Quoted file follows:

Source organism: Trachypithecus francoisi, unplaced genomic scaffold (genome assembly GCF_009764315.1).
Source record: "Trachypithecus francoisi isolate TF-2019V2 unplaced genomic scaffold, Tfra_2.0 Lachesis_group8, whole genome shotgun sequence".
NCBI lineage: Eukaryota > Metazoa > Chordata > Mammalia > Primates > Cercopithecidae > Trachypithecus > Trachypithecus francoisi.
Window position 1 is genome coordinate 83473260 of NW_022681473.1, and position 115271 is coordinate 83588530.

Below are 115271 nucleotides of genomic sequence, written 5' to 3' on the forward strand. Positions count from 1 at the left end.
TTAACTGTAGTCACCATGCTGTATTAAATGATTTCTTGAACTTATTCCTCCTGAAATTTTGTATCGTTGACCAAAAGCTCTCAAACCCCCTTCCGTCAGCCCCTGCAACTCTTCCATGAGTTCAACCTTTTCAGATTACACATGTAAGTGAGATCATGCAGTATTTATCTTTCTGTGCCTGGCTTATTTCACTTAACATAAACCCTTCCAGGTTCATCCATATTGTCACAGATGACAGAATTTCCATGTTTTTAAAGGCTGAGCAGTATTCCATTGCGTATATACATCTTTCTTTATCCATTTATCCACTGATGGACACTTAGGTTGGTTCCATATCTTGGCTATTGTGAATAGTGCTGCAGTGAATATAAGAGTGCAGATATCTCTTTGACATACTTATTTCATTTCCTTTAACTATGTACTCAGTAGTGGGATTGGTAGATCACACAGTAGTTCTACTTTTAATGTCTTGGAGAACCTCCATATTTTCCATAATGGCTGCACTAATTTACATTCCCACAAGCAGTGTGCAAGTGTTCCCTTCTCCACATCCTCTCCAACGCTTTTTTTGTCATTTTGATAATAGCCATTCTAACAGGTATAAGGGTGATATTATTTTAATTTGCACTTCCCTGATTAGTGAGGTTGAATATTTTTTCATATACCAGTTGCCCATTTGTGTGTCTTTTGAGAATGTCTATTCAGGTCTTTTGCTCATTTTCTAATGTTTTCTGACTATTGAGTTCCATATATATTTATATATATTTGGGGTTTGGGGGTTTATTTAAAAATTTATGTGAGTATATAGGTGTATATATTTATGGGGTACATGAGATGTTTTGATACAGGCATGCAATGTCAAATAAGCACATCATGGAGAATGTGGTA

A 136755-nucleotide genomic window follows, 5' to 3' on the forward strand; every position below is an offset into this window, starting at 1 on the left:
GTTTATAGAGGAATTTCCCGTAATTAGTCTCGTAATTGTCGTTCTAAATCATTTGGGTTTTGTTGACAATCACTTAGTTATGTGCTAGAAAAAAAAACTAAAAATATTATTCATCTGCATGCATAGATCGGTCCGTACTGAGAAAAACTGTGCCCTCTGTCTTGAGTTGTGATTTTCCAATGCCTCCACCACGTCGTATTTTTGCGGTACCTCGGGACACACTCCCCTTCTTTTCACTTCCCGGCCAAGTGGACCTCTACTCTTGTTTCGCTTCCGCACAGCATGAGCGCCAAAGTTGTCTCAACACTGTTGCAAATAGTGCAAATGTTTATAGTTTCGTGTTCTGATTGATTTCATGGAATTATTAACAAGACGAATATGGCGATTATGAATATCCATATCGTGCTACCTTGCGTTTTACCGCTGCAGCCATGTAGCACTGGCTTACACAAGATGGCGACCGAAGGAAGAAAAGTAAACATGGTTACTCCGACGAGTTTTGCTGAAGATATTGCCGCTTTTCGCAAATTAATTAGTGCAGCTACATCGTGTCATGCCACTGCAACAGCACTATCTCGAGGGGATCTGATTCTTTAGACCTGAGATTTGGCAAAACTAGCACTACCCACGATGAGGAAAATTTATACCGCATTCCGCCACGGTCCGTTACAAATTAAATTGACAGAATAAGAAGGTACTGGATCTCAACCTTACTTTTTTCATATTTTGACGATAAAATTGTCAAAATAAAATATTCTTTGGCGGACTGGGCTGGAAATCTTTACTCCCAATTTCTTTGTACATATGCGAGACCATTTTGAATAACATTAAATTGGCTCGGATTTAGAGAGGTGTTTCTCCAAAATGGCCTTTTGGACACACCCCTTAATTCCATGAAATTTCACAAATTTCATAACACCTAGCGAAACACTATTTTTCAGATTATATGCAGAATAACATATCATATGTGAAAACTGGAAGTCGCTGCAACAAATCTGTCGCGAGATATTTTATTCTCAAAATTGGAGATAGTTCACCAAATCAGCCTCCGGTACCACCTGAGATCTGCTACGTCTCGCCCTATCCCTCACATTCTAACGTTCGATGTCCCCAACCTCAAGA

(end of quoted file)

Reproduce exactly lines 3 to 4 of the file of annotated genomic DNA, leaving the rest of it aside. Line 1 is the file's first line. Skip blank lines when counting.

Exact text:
NCBI lineage: Eukaryota > Metazoa > Chordata > Mammalia > Primates > Cercopithecidae > Trachypithecus > Trachypithecus francoisi.
Window position 1 is genome coordinate 83473260 of NW_022681473.1, and position 115271 is coordinate 83588530.